Junior Elizabeth West volunteers after school as an assistant trainer


Makenzie Shubnell

Junior Elizabeth West wraps senior Alex Grabowski’s ankle after school.

For most students, after school is a time to go home, eat some food, maybe take a nap . . . but not for junior Elizabeth West. As a student looking forward to a career in the medical field, West takes time out of her day to support Rochester’s trainer as they wrap ankles side by side, a job she took on her sophomore year.

Basically what happened was I was injured, and I was getting help from Crystal,” West said. “I was in [the training room] so much, that she was like, ‘Honestly, if you’re going to be in here, you’re going to help me,’ and I said ok, and that’s how it all started.”

RHS’s new athletic trainer Jim Niemi describes West’s responsibilities when she comes in to help out.

“She really ‘moms’ the situation,” Niemi said. “She keeps everybody in control, so that’s one of her biggest assets.”

West has an interest in medicine and hopes that volunteering after school is just a step in the direction to a career in training.

“I love it. I want to be a trainer,” West said. “[I want to go to] MSU; they have a really good training program there.”

With all of the ankles wrapped and water jugs filled comes recognition from student-athletes across all sports.

“I do notice her help,” junior Jacob Jackson said. “It’s nice having someone beside Jim to tape kids up and talk with; it makes the process go a lot faster and more efficient.”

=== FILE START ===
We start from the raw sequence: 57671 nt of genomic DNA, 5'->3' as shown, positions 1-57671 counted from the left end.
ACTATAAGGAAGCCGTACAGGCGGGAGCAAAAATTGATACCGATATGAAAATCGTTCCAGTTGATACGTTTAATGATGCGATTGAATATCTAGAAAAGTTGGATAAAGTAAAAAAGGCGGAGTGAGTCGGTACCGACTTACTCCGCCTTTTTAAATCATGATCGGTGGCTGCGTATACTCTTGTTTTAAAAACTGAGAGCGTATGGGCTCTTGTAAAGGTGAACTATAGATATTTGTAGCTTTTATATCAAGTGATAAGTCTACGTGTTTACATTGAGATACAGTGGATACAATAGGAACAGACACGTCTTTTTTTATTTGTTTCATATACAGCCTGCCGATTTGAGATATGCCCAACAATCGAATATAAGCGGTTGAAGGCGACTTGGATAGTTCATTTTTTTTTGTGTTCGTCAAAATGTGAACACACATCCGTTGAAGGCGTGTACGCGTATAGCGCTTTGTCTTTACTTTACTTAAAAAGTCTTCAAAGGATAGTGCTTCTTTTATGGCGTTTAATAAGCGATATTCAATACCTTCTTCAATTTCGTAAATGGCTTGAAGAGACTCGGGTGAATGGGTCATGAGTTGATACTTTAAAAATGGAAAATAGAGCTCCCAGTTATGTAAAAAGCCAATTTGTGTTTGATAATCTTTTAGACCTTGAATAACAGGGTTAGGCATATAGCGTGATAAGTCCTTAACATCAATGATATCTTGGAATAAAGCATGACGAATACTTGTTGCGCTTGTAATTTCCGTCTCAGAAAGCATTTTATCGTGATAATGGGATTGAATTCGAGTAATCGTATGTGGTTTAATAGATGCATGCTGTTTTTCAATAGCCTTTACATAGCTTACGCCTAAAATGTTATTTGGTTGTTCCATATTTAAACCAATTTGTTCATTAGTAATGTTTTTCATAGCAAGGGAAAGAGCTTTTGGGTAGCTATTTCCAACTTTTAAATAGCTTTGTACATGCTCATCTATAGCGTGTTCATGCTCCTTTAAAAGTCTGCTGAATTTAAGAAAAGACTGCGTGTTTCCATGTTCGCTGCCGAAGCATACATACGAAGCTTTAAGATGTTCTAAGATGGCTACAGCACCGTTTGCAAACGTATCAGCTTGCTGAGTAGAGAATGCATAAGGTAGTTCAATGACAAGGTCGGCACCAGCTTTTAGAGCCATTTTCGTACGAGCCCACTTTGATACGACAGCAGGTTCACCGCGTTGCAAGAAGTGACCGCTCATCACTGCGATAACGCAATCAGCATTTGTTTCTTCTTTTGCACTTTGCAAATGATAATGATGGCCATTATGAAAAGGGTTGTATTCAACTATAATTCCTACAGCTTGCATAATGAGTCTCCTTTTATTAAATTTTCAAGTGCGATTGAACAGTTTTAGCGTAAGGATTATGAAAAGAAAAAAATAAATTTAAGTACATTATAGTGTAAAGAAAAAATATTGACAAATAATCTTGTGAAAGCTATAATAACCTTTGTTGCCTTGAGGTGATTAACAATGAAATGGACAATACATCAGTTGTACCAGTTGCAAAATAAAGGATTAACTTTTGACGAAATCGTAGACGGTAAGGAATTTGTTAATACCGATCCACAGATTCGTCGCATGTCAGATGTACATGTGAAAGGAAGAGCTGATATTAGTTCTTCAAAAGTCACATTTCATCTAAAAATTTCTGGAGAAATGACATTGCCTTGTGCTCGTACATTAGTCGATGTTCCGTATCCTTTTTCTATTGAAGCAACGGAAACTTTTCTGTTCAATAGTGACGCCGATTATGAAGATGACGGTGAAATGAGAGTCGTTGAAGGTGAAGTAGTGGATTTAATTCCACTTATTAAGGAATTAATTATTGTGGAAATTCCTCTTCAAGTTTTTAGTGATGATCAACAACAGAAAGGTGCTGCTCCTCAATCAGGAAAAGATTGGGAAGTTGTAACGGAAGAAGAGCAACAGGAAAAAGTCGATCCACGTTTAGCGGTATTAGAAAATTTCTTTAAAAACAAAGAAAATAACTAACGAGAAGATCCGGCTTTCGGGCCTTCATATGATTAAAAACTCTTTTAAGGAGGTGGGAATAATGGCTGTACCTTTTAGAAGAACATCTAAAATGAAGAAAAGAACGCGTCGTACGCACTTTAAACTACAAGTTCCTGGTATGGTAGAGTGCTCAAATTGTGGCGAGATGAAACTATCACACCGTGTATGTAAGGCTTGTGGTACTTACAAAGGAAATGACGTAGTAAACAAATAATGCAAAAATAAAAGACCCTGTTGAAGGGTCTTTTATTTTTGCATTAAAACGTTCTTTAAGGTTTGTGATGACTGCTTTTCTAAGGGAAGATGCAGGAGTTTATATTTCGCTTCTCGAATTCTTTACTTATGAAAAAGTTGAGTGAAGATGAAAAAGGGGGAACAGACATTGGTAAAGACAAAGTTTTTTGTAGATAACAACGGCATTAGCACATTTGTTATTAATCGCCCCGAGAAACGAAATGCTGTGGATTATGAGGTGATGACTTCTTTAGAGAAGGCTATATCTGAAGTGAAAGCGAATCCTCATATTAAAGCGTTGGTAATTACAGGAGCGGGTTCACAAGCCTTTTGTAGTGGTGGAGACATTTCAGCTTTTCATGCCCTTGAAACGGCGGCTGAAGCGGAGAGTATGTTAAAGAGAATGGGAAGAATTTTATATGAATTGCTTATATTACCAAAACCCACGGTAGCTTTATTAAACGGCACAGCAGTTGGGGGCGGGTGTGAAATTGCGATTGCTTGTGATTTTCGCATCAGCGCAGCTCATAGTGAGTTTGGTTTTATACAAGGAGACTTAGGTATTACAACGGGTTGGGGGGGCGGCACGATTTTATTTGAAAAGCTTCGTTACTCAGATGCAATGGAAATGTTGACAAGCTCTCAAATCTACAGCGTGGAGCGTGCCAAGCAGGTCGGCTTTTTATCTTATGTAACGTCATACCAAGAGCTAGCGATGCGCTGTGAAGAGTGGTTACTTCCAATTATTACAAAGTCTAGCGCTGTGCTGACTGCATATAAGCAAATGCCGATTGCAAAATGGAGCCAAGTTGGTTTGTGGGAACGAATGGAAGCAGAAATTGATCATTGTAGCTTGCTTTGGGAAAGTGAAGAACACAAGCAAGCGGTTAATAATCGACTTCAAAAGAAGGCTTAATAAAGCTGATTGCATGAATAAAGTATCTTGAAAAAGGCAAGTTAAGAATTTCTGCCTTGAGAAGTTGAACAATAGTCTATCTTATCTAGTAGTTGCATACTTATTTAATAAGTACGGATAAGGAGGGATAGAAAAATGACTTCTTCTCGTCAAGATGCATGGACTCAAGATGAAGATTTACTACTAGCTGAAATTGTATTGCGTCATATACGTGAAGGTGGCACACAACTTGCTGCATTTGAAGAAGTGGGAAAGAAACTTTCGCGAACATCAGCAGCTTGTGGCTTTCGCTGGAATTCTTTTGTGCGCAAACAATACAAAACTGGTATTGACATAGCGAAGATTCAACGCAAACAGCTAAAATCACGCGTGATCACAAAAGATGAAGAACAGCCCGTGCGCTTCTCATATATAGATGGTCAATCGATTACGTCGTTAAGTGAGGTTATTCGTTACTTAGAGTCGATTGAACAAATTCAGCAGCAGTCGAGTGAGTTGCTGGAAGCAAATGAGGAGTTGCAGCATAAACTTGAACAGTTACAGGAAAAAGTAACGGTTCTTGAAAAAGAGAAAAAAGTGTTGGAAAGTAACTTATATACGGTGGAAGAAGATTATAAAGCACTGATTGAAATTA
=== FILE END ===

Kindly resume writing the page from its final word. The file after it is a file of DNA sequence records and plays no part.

Not only is West appreciated by the athletes, but by her mentor as well.

“I’m very thankful — she is awesome — she really helps take quite a bit of work load off me,” Niemi said. “She actually has some athletes that actually prefer her, so that’s kind of cool.”

Of course West wants all of this hard work to pay off and she plans on becoming a trainer.

“I’d really like to do major leagues, but that’s a lot of work,” West said. “I mean, I guess I could do physical therapy. My other things I’m trying to do are sign language or early education.”

West says her forward-thinking about gaining experience has set her up for many experiences.

“Sometimes last year I helped out at the end of the school year,” West said. “All three high schools around here need major physical exams, so I would go there and help out.”

Jackson thinks West’s idea to volunteer in this fashion is really smart.

“I think volunteering would be an effective way to spend one’s time,” Jackson said. “It prepares people for the real world and gives them hands-on experience for any jobs they wish to do in the future.”